Study from one cancer center shows low knowledge and comfort levels.
Researchers from the Dana Farber Cancer Institute in Boston surveyed all clinically active oncologists caring for adult patients to assess their use of somatic testing, their attitudes about multiplex testing, and their genomic confidence. System-wide multiplex testing was then instituted.
Of the 160 physicians who participated (response rate, 61%), 57% were medical oncologists; 29% were surgeons; and 14% were radiation oncologists. Although 83% reported being a principal investigator on one or more studies, 22% of the respondents reported low confidence in their genomic knowledge. Eighteen percent of anticipated testing patients infrequently (≤ 10%) and 25% anticipated testing most patients (≥ 90%). Higher genomic confidence was associated with wanting to test a majority of patients and anticipating using actionable or potentially actionable test results to inform treatment recommendations. Forty-two percent of respondents endorsed disclosure of uncertain genomic findings to patients. The researchers concluded that, given that many physicians reported low genomic confidence, evidence-based guidelines and enhanced physician genomic education efforts may be needed to ensure that genomically-guided cancer care is adequately delivered.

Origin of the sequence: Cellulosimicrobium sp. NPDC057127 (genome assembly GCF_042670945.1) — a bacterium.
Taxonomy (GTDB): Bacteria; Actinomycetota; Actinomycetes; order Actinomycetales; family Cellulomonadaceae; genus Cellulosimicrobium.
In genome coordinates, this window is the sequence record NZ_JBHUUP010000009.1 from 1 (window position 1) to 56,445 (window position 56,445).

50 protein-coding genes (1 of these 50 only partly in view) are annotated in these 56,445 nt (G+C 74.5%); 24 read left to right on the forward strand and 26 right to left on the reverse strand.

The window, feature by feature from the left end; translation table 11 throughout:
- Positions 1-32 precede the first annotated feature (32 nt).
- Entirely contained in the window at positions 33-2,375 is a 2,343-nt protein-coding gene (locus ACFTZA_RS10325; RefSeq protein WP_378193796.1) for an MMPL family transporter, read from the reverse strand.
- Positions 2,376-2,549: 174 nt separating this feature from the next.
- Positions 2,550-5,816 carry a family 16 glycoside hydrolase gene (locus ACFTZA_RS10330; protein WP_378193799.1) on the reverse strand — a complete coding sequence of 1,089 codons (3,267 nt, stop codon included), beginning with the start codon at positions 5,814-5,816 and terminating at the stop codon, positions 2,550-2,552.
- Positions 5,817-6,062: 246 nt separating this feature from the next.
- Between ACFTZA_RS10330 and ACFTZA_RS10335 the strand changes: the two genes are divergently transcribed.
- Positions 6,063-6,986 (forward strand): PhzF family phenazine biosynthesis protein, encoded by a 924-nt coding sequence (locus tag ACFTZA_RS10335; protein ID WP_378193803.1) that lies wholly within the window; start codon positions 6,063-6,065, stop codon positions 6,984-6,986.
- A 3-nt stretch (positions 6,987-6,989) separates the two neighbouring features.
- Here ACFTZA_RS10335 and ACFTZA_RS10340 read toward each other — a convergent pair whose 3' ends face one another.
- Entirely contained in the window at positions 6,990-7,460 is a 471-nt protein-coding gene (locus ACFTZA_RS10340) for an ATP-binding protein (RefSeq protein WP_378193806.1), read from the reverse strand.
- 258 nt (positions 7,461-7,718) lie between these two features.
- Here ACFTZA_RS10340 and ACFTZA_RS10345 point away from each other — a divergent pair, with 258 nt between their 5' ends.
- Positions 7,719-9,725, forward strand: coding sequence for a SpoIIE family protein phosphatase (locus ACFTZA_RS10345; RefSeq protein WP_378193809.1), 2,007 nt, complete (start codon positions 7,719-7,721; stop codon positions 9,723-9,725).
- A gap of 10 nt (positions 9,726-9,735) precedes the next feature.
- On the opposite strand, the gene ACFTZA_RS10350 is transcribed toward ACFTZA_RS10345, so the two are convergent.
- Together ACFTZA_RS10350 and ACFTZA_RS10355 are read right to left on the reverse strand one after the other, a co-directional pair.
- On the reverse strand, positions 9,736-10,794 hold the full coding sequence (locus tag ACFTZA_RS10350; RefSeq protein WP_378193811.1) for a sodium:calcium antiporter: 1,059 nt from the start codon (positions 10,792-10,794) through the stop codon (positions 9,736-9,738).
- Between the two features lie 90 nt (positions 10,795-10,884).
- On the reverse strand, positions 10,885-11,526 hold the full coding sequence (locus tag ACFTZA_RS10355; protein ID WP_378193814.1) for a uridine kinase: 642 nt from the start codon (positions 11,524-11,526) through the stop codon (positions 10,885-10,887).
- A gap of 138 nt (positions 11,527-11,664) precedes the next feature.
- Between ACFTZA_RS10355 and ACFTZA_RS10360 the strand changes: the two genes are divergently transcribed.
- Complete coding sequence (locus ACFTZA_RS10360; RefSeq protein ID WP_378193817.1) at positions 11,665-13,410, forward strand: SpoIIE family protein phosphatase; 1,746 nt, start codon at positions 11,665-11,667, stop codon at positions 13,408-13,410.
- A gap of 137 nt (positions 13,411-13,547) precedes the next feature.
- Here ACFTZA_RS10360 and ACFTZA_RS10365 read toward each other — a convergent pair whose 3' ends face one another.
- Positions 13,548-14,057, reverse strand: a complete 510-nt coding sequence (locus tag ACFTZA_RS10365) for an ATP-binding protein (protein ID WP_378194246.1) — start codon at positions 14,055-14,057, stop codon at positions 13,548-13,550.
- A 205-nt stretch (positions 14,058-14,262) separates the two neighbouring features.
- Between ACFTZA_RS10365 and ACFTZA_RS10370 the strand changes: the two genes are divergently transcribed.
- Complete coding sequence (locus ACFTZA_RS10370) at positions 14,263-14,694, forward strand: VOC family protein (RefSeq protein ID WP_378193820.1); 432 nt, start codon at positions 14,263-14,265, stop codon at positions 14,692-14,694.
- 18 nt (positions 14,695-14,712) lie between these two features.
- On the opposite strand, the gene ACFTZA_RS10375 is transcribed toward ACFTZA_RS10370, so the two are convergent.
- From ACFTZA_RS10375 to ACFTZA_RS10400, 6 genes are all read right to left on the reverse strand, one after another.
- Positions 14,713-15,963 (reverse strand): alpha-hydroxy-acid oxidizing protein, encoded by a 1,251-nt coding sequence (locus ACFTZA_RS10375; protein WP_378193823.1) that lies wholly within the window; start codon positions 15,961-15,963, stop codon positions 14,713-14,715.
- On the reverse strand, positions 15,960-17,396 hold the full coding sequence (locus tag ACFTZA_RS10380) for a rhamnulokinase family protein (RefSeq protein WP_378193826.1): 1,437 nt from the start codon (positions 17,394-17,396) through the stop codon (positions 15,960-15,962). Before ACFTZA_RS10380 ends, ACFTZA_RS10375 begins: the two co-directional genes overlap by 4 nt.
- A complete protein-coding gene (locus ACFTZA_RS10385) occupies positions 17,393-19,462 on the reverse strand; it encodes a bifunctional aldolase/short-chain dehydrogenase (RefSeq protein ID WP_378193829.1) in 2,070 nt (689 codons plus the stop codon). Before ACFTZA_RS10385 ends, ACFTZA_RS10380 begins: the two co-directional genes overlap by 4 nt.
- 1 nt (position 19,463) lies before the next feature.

Gray SW, Hicks-Courant K, Cronin A, et al. Physicians attitudes about multiplex tumor genomic testing. J Clin Oncol, published online before print 3/24/14, doi: 10.1200/JCO.2013.52.4298